In Multisport Circles The First Weekend Of May Means One Thing... Wellington's “Huttvalleynz.Com Crazyman”!
Scheduled for Saturday May 1, the HuttValleyNZ.com Crazyman offers something for fitness enthusiasts of all age, ability and experience. Designed around a challenging yet achievable tour of Wellington’s icon outdoor elements – the harbour, hills and Hutt River – organisers this year expect more than 500 entrants from all ends of the country to celebrate the 20th anniversary of Wellington’s premier multisport race..
Established in 1991, the kayak, run and mountain bike event has been around almost as long as the sport, yet it continues to grow in both popularity and reputation. With a prize pool totalling $20,000 the Crazyman is one of the richest multisport races on the national circuit. Coast to Coast legends Steve Gurney, Kristina Anglem, Jill Westenra, Emily Miazga, Richard and Elina Ussher, Fleur Pawsey and Gordon Walker all cut their teeth at the Crazyman.
Gurney won the event in the mid-90s, but only narrowly ahead of local legends Dave Abbott and Brian Sanders, who won the Speight’s Coast to Coast way back in 1985. That same year a young Kristina Strode-Penny (later Anglem) triumphed in her very first multisport race, which of course led to world titles in both multisport and adventure racing.
In those days the Crazyman was a two-day event and Gurney called it tougher than the two day Coast to Coast. But the toughest part was actually organising it. The Crazyman encompassed two city councils, two harbour boards, Transit New Zealand, the Regional Council, almost 100 volunteers, increasingly dangerous roads and increasingly difficult and expensive safety and concession issues.
Until 2000 the Crazyman had been organised by a keen group of local multisporters. As is often the case, all had been involved in the Speight’s Coast to Coast and came home inspired for a similar race across the Wellington region. This has happened dozens of times all over New Zealand. Old-timers will remember races like the Mountain to Sea, the North Island Coast to Coast, the Head to Head, the Akitio Challenge and Pub to Pub; all races that thrived for a while only to disappear for reasons varying from increasing costs and decreasing sponsorship to lack of organisation and plain old lack of interest. The Crazyman was no different, except it survived.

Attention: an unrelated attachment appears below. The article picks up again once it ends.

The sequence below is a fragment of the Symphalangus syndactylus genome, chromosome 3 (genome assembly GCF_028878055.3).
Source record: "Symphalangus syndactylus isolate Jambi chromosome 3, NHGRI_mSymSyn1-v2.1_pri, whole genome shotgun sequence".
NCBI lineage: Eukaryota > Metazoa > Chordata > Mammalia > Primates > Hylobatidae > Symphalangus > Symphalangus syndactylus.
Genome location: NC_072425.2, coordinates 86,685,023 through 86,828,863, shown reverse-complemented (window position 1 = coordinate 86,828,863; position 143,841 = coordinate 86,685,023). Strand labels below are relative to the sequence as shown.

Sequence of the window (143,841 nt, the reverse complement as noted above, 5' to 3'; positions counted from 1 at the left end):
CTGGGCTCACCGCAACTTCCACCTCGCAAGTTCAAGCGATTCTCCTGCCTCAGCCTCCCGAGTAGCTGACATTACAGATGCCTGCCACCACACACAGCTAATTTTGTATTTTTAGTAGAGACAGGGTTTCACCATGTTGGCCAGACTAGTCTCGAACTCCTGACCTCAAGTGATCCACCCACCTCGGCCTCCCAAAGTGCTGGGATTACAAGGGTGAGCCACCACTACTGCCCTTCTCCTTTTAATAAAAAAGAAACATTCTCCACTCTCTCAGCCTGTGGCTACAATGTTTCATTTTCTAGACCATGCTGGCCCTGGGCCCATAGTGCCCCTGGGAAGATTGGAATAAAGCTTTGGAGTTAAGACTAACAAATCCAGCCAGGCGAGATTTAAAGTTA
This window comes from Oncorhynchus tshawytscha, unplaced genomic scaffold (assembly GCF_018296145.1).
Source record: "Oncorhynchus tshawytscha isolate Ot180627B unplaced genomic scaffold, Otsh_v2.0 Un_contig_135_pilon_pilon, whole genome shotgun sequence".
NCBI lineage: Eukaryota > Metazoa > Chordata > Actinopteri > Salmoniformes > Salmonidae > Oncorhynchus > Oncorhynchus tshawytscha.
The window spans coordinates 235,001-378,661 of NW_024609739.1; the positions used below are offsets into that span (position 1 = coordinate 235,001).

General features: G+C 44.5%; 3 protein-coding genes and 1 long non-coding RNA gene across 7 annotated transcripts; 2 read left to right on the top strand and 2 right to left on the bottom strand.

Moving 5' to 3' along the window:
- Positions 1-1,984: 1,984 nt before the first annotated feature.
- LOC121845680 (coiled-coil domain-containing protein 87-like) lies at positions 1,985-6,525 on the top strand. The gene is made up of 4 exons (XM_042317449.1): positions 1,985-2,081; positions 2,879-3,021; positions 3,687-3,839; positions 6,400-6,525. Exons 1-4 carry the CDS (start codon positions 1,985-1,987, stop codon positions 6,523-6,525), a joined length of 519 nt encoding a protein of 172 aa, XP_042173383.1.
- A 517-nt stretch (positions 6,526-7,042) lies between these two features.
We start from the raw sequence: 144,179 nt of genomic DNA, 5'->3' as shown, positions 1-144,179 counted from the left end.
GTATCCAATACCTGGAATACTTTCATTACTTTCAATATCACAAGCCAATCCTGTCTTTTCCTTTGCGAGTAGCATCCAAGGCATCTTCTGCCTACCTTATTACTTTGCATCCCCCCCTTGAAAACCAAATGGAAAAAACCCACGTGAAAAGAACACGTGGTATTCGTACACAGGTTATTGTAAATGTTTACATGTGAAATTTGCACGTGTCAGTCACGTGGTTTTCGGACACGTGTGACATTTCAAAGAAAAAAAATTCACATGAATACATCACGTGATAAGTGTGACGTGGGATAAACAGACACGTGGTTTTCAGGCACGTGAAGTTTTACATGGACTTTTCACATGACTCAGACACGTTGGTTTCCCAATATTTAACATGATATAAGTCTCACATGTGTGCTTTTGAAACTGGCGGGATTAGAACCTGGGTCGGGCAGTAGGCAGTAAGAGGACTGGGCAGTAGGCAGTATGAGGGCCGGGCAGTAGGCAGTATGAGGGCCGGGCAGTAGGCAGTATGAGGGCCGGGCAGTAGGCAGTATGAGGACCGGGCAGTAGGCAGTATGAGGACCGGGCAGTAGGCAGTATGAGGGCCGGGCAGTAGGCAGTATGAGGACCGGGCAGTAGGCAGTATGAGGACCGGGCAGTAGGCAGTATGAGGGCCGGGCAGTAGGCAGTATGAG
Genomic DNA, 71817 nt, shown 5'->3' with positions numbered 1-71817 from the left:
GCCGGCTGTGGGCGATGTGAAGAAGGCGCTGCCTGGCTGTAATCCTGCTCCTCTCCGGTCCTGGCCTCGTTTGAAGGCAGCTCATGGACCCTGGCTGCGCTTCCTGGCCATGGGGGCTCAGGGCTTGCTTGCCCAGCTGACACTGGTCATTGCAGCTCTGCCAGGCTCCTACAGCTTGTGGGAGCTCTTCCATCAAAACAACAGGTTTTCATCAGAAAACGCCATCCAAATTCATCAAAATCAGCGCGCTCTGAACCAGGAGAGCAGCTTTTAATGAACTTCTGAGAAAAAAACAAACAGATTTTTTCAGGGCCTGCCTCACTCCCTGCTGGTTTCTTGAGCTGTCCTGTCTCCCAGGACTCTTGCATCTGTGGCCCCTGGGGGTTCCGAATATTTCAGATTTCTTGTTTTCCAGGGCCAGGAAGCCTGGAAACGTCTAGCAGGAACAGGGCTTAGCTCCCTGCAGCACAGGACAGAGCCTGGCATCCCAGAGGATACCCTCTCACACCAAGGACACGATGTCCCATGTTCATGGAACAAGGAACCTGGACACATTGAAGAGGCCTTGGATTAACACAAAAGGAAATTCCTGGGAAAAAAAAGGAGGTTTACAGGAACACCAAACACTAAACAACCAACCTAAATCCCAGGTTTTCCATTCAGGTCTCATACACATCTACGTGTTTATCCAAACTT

By 2000 the group of training buddies who had founded the event were gradually disappearing to the usual challenges of changing interests, lifestyles, addresses, jobs and sports. In 1996 the Crazyman had 350 participants, but by 2000 it had been left to one person to manage an event that was becoming increasingly difficult and expensive to organise. At the same time the local scene was in something of a lull and entries had diminished to around 100 when a former winner decided to step in.
John Cussins won the Crazyman in 1997. His partner, Paula Stricksen, was one of the founding organisers, so Cussins knew how hard the event was organisationally and worried it might disappear he and training partner Michael Jacques stepped in and revamped the Crazyman into an event that would be sustainable for as long as someone cared enough to organise it.
Cussins thought the event was too tough to organise and perhaps too tough for people new to the sport. Back then it started in Eastbourne with a 16k bush run over the Eastern Harbour Regional Park to Wainuiomata. Then they took to mountain bikes for a 30k ride up onto the Eastern Hutt Hills and down to the Hutt River for a 10k paddle to the finish in Petone. The second day started again with another 16k run along Petone Foreshore and through Belmont Regional Park. Then they took to road bikes for a 56k ride over the Haywards Hill and Paekakariki Hill around to Porirua Harbour for a 10k paddle before finishing with an 8k mountain bike.